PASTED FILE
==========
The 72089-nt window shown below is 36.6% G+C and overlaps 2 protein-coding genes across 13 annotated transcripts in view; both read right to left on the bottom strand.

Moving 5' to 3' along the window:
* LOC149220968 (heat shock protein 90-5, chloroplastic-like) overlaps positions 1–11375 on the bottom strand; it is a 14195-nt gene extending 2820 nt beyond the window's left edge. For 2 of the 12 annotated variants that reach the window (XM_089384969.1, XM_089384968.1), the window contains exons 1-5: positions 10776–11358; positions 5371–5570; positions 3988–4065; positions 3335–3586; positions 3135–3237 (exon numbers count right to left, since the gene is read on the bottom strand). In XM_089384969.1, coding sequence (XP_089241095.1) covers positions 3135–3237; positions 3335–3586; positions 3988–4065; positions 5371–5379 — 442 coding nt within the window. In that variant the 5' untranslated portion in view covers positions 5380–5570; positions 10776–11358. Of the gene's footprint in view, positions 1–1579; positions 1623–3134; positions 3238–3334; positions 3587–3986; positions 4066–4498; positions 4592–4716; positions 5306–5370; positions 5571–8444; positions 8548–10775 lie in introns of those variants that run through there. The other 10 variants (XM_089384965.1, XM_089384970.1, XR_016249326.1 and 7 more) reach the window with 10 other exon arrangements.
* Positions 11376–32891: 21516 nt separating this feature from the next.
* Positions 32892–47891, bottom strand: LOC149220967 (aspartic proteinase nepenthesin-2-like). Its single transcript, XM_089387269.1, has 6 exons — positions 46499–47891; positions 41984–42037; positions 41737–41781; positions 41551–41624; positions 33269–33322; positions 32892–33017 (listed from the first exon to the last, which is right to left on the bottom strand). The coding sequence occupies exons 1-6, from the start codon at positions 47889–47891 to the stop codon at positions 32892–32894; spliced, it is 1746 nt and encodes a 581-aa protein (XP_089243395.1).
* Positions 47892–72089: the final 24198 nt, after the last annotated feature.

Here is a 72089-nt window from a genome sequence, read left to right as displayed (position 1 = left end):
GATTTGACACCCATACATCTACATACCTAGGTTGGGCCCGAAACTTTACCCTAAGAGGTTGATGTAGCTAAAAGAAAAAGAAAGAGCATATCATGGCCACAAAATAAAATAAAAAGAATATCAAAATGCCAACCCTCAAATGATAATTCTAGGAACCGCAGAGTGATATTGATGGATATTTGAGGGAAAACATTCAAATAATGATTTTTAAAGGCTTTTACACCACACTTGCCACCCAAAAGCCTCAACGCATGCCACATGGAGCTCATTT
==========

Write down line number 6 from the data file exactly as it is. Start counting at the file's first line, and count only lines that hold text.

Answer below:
* Positions 47892–72089: the final 24198 nt, after the last annotated feature.